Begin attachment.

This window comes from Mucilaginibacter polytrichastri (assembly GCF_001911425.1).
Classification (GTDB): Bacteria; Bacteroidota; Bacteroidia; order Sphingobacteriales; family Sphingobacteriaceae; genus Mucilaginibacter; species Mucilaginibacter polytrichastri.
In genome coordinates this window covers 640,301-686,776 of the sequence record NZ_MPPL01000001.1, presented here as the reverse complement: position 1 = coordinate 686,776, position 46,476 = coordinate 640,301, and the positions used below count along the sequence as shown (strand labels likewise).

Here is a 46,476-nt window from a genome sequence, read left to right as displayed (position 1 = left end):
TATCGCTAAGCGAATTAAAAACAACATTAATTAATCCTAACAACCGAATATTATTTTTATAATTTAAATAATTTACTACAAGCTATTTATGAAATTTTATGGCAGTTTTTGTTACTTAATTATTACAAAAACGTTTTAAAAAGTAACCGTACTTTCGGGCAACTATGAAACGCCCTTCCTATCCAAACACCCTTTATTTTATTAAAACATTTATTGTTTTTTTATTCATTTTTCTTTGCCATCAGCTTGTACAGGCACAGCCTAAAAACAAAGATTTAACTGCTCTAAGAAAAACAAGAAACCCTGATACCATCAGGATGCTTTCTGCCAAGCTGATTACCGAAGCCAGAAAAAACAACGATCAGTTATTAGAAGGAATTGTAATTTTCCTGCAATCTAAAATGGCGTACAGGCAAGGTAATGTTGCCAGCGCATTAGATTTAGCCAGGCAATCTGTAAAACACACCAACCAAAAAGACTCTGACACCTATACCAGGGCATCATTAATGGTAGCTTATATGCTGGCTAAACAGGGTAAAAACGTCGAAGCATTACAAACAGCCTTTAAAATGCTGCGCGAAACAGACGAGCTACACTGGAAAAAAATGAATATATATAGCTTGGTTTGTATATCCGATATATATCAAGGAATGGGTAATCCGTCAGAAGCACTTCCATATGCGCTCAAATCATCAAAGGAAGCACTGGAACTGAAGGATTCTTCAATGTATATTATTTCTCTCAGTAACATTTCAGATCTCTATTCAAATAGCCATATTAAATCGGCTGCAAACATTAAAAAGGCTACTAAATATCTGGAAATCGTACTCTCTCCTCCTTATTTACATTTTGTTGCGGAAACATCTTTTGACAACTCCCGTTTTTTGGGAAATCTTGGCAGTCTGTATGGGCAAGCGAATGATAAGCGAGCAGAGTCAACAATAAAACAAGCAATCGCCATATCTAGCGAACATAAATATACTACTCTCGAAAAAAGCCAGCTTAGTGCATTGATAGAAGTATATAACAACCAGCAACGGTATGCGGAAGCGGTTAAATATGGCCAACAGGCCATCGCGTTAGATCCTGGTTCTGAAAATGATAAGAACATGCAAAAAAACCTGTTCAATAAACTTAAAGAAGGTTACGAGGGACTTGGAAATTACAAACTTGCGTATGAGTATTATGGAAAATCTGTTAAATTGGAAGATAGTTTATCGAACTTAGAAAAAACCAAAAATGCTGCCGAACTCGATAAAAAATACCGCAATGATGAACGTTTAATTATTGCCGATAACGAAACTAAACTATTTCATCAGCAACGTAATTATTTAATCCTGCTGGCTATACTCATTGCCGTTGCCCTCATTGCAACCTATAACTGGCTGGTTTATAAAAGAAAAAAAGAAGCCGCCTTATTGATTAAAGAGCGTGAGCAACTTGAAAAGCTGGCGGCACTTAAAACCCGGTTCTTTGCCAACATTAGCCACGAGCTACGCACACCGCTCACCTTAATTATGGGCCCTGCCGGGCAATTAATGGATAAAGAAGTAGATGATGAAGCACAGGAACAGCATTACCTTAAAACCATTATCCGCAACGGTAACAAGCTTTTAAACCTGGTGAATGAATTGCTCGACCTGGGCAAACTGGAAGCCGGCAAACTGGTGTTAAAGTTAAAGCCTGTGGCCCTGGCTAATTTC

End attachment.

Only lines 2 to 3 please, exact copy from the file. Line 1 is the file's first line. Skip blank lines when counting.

Classification (GTDB): Bacteria; Bacteroidota; Bacteroidia; order Sphingobacteriales; family Sphingobacteriaceae; genus Mucilaginibacter; species Mucilaginibacter polytrichastri.
In genome coordinates this window covers 640,301-686,776 of the sequence record NZ_MPPL01000001.1, presented here as the reverse complement: position 1 = coordinate 686,776, position 46,476 = coordinate 640,301, and the positions used below count along the sequence as shown (strand labels likewise).